Ezekiel Elliott’s 6-Game NFL Suspension Reinstated by Court – New York Times

“The appellate court decision focuses on the jurisdictional issues,” the statement said. “The failures of due process by the N.F.L. articulated in the district court’s decision were not addressed.”

The appeals court also ordered the district court to dismiss a case filed by Elliott’s representatives.

Elliott’s lawyer, Frank Salzano, issued a statement about Thursday’s ruling. “We are currently exploring all of our legal options and will make a decision as to what is the best course of action in the next few days,” the statement said. “Until that time we have no further comment on the fifth circuit’s decision.”

In a dissenting opinion to the court’s decision, Judge James E. Graves Jr. said the case centered on undisclosed information, uninformed decisions and an “arguably unfair process” leading to the suspension, and he disagreed that the district court lacked subject-matter jurisdiction.

A crucial part of Graves’s dissent addressed the involvement of Kia Roberts, the N.F.L.’s director of investigations.

“After the N.F.L.P.A. was successful in compelling Roberts’ testimony, the N.F.L.P.A. discovered that Roberts was excluded from meetings with Goodell and outside advisers,” Graves’s dissent said. “The arbitrator then denied the opportunity to question Goodell. The revelation of Roberts’ exclusion suggests that Goodell was not fully informed before making his decision about the appropriate punishment.”

To Graves, that was part of an overall strategy by the N.F.L. that he said, citing legal precedent, met the standard of having “impugned the integrity of the arbitration process.”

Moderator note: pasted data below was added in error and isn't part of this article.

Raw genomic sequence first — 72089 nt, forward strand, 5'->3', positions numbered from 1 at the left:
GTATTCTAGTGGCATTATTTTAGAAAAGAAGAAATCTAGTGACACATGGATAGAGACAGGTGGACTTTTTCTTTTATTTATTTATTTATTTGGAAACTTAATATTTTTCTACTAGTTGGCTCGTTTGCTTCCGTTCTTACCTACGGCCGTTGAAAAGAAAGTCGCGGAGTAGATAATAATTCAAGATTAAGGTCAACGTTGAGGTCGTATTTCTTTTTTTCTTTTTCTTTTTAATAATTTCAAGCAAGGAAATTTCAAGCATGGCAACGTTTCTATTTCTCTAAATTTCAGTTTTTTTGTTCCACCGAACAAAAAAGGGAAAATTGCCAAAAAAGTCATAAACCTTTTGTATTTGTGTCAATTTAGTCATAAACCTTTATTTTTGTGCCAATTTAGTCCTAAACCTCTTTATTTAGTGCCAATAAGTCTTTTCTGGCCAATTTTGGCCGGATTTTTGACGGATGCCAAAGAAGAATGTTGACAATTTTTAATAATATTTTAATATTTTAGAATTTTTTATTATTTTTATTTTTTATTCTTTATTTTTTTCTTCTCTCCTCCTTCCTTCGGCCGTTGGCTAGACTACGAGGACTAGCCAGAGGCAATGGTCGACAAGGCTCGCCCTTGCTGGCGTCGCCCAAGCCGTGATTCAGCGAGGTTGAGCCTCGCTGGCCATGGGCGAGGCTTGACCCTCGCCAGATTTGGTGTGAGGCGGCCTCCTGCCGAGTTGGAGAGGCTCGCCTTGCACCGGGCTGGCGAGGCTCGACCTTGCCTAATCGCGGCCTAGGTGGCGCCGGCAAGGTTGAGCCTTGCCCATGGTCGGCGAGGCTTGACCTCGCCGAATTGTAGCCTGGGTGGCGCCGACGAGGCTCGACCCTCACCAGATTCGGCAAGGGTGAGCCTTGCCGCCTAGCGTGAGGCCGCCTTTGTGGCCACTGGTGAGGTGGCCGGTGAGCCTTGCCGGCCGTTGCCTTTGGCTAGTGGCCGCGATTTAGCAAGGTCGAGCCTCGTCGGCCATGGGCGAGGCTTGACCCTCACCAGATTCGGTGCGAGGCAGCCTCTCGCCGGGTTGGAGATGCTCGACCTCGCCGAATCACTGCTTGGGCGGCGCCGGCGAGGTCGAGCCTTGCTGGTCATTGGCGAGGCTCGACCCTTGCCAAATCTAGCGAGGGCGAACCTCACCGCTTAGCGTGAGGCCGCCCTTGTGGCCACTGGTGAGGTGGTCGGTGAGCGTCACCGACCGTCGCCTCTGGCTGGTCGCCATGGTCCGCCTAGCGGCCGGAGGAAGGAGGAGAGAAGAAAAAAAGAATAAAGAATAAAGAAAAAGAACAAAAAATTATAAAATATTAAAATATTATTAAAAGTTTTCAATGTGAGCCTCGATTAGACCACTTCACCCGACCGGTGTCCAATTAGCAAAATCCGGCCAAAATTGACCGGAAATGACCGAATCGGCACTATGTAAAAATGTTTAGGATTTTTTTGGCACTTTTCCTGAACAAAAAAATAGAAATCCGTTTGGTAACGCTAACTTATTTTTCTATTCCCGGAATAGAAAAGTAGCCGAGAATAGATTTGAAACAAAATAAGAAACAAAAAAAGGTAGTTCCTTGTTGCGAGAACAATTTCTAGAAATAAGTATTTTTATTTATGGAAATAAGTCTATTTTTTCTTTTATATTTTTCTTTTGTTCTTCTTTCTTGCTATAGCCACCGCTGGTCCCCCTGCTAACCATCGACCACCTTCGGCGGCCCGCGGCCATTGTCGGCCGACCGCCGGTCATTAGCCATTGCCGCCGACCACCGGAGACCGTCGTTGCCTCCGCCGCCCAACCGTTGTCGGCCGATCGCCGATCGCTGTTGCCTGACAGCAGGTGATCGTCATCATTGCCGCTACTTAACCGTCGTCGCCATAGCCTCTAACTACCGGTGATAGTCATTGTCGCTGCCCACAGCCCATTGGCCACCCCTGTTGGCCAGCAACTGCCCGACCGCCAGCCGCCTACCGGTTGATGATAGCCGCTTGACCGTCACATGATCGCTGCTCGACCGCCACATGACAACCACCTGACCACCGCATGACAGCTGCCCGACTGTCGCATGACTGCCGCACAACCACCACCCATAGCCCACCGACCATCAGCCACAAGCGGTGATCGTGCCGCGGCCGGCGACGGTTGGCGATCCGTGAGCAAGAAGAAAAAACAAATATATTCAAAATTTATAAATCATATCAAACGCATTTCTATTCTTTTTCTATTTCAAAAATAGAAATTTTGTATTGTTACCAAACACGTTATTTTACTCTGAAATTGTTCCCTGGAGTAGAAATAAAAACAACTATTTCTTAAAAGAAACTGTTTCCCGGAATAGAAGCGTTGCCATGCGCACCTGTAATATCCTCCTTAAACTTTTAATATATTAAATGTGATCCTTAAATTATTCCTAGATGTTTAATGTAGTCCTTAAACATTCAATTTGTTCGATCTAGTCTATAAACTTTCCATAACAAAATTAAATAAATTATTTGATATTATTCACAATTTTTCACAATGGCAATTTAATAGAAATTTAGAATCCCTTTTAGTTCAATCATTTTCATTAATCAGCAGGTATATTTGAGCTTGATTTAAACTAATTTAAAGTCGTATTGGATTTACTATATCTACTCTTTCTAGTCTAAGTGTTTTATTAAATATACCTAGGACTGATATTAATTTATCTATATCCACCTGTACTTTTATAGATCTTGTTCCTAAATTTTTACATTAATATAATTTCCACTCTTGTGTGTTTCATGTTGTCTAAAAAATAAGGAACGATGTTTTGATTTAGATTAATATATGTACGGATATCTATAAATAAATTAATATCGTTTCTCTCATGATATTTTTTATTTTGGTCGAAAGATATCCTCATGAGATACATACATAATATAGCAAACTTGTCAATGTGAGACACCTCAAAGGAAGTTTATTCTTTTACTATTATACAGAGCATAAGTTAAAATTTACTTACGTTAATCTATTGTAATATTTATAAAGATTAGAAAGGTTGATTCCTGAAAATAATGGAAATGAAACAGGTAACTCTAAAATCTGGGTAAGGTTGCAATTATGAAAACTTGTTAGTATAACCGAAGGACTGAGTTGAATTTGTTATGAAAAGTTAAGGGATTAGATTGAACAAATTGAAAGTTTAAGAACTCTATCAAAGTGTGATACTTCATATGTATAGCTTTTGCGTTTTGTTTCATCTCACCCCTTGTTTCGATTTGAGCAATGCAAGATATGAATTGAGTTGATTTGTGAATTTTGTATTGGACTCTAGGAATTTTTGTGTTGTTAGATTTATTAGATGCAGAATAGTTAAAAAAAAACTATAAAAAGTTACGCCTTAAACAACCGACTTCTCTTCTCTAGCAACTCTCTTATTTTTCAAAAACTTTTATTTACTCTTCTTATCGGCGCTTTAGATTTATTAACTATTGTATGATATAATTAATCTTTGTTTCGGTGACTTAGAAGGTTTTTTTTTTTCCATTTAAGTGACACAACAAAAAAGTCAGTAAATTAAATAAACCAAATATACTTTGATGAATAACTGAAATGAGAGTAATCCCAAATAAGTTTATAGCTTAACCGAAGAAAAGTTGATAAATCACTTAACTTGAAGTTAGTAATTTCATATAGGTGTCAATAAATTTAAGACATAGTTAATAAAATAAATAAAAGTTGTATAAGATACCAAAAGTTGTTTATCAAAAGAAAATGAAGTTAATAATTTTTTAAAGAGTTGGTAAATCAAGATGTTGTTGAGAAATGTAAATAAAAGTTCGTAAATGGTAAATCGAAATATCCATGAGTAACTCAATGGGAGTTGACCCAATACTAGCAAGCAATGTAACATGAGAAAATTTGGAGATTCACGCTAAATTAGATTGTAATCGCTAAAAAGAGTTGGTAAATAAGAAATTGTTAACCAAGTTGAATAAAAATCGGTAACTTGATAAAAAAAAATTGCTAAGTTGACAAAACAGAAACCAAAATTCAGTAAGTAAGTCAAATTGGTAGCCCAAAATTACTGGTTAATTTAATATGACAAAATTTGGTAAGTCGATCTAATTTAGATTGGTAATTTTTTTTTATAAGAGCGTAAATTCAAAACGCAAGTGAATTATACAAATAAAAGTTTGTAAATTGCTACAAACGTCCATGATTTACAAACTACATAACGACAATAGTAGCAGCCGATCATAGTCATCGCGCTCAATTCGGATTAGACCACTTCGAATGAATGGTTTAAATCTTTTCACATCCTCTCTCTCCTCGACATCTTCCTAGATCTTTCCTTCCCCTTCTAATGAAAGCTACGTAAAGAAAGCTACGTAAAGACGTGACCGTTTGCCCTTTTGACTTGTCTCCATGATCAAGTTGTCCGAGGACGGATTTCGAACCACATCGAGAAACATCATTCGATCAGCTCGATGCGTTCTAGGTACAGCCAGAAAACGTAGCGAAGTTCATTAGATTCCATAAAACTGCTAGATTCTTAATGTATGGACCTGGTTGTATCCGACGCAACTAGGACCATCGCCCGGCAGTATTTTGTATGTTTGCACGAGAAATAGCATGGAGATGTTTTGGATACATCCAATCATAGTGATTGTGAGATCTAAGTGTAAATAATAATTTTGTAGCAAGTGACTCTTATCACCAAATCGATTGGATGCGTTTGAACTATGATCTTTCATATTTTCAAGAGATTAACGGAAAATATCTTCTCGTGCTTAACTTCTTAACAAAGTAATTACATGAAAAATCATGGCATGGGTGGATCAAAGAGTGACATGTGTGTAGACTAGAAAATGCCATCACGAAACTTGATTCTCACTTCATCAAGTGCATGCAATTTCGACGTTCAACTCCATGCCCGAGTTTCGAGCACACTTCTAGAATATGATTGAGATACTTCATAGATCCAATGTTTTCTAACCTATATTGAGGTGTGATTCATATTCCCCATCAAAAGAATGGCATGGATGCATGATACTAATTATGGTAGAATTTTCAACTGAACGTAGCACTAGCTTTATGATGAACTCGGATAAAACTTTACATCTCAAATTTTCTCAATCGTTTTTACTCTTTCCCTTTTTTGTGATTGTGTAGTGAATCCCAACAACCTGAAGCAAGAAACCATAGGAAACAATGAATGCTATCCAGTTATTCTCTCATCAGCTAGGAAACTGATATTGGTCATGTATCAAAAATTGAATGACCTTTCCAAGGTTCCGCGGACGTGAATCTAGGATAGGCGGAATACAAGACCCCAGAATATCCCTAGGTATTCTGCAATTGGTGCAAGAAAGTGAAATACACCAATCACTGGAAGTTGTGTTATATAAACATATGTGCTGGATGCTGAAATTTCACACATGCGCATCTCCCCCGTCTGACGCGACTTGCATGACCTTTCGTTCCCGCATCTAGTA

A somewhat rocky start to the season for Elliott — possibly caused in part by the distraction of the looming suspension — has contributed to Dallas’s rocky 2-3 start to the season. At this point last season, Elliott, who helped lead the Cowboys to a 14-2 record as a rookie, had 546 rushing yards and five touchdowns. This year he has 393 yards and two touchdowns, and his average yardage per game is 78.6, a significant drop from his average of 108.7 for all of last season.

The league first issued the suspension — the baseline punishment for a first-time domestic violence offender — after a yearlong investigation into allegations made against Elliott in July 2016. Elliott was not arrested or charged by prosecutors, but the N.F.L. used statements by a former girlfriend of Elliott’s, along with photos of injuries he is accused of inflicting upon her, to justify the suspension.

There have been twists and turns throughout the process since the initial ruling allowed Elliott to play. Now that the suspension is reinstated, the legal fight will most likely shift to Manhattan.

When the union filed its case in defense of Elliott in Texas, the N.F.L. filed a separate motion in the Southern District of New York, in which it argued that that court was the appropriate venue for the league and its players to settle their disputes. The league’s headquarters is in Manhattan, and other cases, including a suspension fight between the league and the New England Patriots quarterback Tom Brady, have been heard in Manhattan.

The Cowboys have a bye in Week 6 and do not play again until Oct. 22, so the union has more time to file motions before Elliott’s suspension keeps him out of a game.

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Ezekiel Elliott’s 6-Game NFL Suspension Reinstated by Court – New York Times

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